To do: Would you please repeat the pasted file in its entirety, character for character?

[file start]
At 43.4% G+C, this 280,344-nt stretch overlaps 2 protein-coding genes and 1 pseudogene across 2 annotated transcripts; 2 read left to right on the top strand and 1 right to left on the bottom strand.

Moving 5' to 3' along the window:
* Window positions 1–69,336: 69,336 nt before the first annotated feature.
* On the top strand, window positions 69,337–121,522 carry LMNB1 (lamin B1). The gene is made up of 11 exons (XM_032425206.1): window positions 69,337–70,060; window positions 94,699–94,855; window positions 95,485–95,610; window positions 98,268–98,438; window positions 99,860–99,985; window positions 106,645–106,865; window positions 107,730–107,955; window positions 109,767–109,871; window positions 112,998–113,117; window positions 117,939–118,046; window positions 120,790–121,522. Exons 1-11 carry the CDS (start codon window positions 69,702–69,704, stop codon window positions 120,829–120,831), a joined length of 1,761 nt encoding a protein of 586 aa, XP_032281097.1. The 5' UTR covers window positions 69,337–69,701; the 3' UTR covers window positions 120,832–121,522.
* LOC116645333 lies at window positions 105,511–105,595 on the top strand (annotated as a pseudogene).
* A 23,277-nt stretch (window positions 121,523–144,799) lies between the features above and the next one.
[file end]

At 43.4% G+C, this 280,344-nt stretch overlaps 2 protein-coding genes and 1 pseudogene across 2 annotated transcripts; 2 read left to right on the top strand and 1 right to left on the bottom strand.

Moving 5' to 3' along the window:
* Window positions 1–69,336: 69,336 nt before the first annotated feature.
* On the top strand, window positions 69,337–121,522 carry LMNB1 (lamin B1). The gene is made up of 11 exons (XM_032425206.1): window positions 69,337–70,060; window positions 94,699–94,855; window positions 95,485–95,610; window positions 98,268–98,438; window positions 99,860–99,985; window positions 106,645–106,865; window positions 107,730–107,955; window positions 109,767–109,871; window positions 112,998–113,117; window positions 117,939–118,046; window positions 120,790–121,522. Exons 1-11 carry the CDS (start codon window positions 69,702–69,704, stop codon window positions 120,829–120,831), a joined length of 1,761 nt encoding a protein of 586 aa, XP_032281097.1. The 5' UTR covers window positions 69,337–69,701; the 3' UTR covers window positions 120,832–121,522.
* LOC116645333 lies at window positions 105,511–105,595 on the top strand (annotated as a pseudogene).
* A 23,277-nt stretch (window positions 121,523–144,799) lies between the features above and the next one.